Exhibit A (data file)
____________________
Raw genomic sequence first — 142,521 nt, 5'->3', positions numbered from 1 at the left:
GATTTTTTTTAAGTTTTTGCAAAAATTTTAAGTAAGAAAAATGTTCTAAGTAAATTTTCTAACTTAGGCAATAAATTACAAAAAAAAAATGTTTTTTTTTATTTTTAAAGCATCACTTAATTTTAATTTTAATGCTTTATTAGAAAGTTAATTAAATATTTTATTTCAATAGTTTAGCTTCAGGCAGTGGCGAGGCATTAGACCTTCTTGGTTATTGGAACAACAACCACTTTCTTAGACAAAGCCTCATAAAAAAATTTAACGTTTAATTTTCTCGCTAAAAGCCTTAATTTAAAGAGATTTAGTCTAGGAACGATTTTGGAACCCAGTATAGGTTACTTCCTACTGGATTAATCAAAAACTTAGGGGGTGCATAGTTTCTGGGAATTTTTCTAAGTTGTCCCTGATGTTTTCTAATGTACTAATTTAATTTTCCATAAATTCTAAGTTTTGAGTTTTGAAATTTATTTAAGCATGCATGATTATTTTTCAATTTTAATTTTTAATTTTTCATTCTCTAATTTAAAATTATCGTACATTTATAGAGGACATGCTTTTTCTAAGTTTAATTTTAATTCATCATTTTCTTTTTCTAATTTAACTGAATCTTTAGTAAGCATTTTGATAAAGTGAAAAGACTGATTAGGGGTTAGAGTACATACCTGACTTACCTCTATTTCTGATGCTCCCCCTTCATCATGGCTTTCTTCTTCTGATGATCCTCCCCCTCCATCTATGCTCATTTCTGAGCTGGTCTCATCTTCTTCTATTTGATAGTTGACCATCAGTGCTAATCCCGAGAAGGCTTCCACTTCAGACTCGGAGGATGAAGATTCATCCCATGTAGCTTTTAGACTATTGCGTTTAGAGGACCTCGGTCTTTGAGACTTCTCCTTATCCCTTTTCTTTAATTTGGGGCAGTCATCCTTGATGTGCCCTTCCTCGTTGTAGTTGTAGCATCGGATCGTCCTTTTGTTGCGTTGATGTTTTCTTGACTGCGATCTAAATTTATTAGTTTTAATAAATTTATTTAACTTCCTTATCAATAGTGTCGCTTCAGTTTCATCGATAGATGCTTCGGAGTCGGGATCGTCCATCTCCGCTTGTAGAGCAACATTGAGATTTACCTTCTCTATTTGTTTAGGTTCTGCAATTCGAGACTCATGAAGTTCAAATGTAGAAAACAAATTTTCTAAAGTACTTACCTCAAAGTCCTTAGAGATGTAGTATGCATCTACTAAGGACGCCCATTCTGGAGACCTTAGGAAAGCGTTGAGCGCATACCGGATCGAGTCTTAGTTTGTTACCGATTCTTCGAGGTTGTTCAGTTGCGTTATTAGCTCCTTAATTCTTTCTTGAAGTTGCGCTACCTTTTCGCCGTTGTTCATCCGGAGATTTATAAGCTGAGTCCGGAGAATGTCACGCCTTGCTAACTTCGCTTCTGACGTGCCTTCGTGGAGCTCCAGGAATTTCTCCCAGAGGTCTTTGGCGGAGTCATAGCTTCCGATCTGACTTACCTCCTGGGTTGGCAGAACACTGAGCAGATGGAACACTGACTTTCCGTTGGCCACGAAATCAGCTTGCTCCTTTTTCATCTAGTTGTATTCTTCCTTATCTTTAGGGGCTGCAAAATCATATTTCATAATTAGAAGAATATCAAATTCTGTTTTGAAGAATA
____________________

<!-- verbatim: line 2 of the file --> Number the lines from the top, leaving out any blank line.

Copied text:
GATTTTTTTTAAGTTTTTGCAAAAATTTTAAGTAAGAAAAATGTTCTAAGTAAATTTTCTAACTTAGGCAATAAATTACAAAAAAAAAATGTTTTTTTTTATTTTTAAAGCATCACTTAATTTTAATTTTAATGCTTTATTAGAAAGTTAATTAAATATTTTATTTCAATAGTTTAGCTTCAGGCAGTGGCGAGGCATTAGACCTTCTTGGTTATTGGAACAACAACCACTTTCTTAGACAAAGCCTCATAAAAAAATTTAACGTTTAATTTTCTCGCTAAAAGCCTTAATTTAAAGAGATTTAGTCTAGGAACGATTTTGGAACCCAGTATAGGTTACTTCCTACTGGATTAATCAAAAACTTAGGGGGTGCATAGTTTCTGGGAATTTTTCTAAGTTGTCCCTGATGTTTTCTAATGTACTAATTTAATTTTCCATAAATTCTAAGTTTTGAGTTTTGAAATTTATTTAAGCATGCATGATTATTTTTCAATTTTAATTTTTAATTTTTCATTCTCTAATTTAAAATTATCGTACATTTATAGAGGACATGCTTTTTCTAAGTTTAATTTTAATTCATCATTTTCTTTTTCTAATTTAACTGAATCTTTAGTAAGCATTTTGATAAAGTGAAAAGACTGATTAGGGGTTAGAGTACATACCTGACTTACCTCTATTTCTGATGCTCCCCCTTCATCATGGCTTTCTTCTTCTGATGATCCTCCCCCTCCATCTATGCTCATTTCTGAGCTGGTCTCATCTTCTTCTATTTGATAGTTGACCATCAGTGCTAATCCCGAGAAGGCTTCCACTTCAGACTCGGAGGATGAAGATTCATCCCATGTAGCTTTTAGACTATTGCGTTTAGAGGACCTCGGTCTTTGAGACTTCTCCTTATCCCTTTTCTTTAATTTGGGGCAGTCATCCTTGATGTGCCCTTCCTCGTTGTAGTTGTAGCATCGGATCGTCCTTTTGTTGCGTTGATGTTTTCTTGACTGCGATCTAAATTTATTAGTTTTAATAAATTTATTTAACTTCCTTATCAATAGTGTCGCTTCAGTTTCATCGATAGATGCTTCGGAGTCGGGATCGTCCATCTCCGCTTGTAGAGCAACATTGAGATTTACCTTCTCTATTTGTTTAGGTTCTGCAATTCGAGACTCATGAAGTTCAAATGTAGAAAACAAATTTTCTAAAGTACTTACCTCAAAGTCCTTAGAGATGTAGTATGCATCTACTAAGGACGCCCATTCTGGAGACCTTAGGAAAGCGTTGAGCGCATACCGGATCGAGTCTTAGTTTGTTACCGATTCTTCGAGGTTGTTCAGTTGCGTTATTAGCTCCTTAATTCTTTCTTGAAGTTGCGCTACCTTTTCGCCGTTGTTCATCCGGAGATTTATAAGCTGAGTCCGGAGAATGTCACGCCTTGCTAACTTCGCTTCTGACGTGCCTTCGTGGAGCTCCAGGAATTTCTCCCAGAGGTCTTTGGCGGAGTCATAGCTTCCGATCTGACTTACCTCCTGGGTTGGCAGAACACTGAGCAGATGGAACACTGACTTTCCGTTGGCCACGAAATCAGCTTGCTCCTTTTTCATCTAGTTGTATTCTTCCTTATCTTTAGGGGCTGCAAAATCATATTTCATAATTAGAAGAATATCAAATTCTGTTTTGAAGAATA